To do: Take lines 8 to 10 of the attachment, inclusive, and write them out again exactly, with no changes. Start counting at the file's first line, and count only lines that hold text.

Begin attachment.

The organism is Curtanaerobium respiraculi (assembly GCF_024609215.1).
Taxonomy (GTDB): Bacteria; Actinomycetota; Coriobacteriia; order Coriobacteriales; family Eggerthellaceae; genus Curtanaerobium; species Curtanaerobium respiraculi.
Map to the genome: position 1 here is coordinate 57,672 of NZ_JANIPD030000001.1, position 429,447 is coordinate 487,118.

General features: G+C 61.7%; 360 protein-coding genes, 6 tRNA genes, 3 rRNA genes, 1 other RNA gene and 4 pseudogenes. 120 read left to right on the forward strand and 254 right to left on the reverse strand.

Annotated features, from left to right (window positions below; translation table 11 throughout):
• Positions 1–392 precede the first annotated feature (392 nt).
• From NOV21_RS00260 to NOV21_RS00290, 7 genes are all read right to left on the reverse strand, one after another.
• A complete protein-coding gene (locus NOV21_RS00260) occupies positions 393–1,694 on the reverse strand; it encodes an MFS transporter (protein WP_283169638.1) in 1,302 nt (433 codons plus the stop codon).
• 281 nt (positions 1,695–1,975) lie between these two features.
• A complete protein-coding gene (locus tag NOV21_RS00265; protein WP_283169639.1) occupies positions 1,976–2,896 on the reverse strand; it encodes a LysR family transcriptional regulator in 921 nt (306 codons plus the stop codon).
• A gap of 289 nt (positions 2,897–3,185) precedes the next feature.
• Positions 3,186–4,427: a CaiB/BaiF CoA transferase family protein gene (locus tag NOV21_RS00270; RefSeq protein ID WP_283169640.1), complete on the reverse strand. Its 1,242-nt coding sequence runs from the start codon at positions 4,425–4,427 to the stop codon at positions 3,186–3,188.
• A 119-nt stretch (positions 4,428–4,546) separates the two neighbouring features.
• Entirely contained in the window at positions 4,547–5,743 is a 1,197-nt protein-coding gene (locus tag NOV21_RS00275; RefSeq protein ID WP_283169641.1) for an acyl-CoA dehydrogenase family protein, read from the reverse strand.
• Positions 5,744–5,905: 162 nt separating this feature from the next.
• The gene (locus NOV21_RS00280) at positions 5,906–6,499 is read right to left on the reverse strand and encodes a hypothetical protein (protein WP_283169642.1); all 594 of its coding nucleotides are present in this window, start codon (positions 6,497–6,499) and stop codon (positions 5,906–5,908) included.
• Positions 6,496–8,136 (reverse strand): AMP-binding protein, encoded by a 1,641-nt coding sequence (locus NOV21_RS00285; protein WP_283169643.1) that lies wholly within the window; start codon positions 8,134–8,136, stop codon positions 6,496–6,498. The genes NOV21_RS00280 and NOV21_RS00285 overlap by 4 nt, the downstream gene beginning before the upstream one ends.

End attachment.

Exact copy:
• A complete protein-coding gene (locus NOV21_RS00260) occupies positions 393–1,694 on the reverse strand; it encodes an MFS transporter (protein WP_283169638.1) in 1,302 nt (433 codons plus the stop codon).
• 281 nt (positions 1,695–1,975) lie between these two features.
• A complete protein-coding gene (locus tag NOV21_RS00265; protein WP_283169639.1) occupies positions 1,976–2,896 on the reverse strand; it encodes a LysR family transcriptional regulator in 921 nt (306 codons plus the stop codon).